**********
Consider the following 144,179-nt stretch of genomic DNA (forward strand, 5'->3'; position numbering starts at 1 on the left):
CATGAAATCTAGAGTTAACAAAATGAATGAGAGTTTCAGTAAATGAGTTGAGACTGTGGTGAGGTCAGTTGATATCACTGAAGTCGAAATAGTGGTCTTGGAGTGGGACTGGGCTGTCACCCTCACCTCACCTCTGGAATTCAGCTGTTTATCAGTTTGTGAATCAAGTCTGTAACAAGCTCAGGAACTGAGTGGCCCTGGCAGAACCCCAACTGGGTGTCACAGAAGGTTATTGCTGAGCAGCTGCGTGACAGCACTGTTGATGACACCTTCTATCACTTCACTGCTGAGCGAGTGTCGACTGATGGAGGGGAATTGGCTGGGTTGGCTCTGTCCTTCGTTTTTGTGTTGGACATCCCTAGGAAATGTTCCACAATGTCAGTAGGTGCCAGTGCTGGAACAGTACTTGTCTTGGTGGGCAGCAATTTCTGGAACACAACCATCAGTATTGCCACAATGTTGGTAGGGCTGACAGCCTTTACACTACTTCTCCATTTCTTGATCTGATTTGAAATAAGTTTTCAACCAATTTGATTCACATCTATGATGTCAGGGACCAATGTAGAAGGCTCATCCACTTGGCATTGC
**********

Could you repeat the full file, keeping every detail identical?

Consider the following 144,179-nt stretch of genomic DNA (forward strand, 5'->3'; position numbering starts at 1 on the left):
CATGAAATCTAGAGTTAACAAAATGAATGAGAGTTTCAGTAAATGAGTTGAGACTGTGGTGAGGTCAGTTGATATCACTGAAGTCGAAATAGTGGTCTTGGAGTGGGACTGGGCTGTCACCCTCACCTCACCTCTGGAATTCAGCTGTTTATCAGTTTGTGAATCAAGTCTGTAACAAGCTCAGGAACTGAGTGGCCCTGGCAGAACCCCAACTGGGTGTCACAGAAGGTTATTGCTGAGCAGCTGCGTGACAGCACTGTTGATGACACCTTCTATCACTTCACTGCTGAGCGAGTGTCGACTGATGGAGGGGAATTGGCTGGGTTGGCTCTGTCCTTCGTTTTTGTGTTGGACATCCCTAGGAAATGTTCCACAATGTCAGTAGGTGCCAGTGCTGGAACAGTACTTGTCTTGGTGGGCAGCAATTTCTGGAACACAACCATCAGTATTGCCACAATGTTGGTAGGGCTGACAGCCTTTACACTACTTCTCCATTTCTTGATCTGATTTGAAATAAGTTTTCAACCAATTTGATTCACATCTATGATGTCAGGGACCAATGTAGAAGGCTCATCCACTTGGCATTGC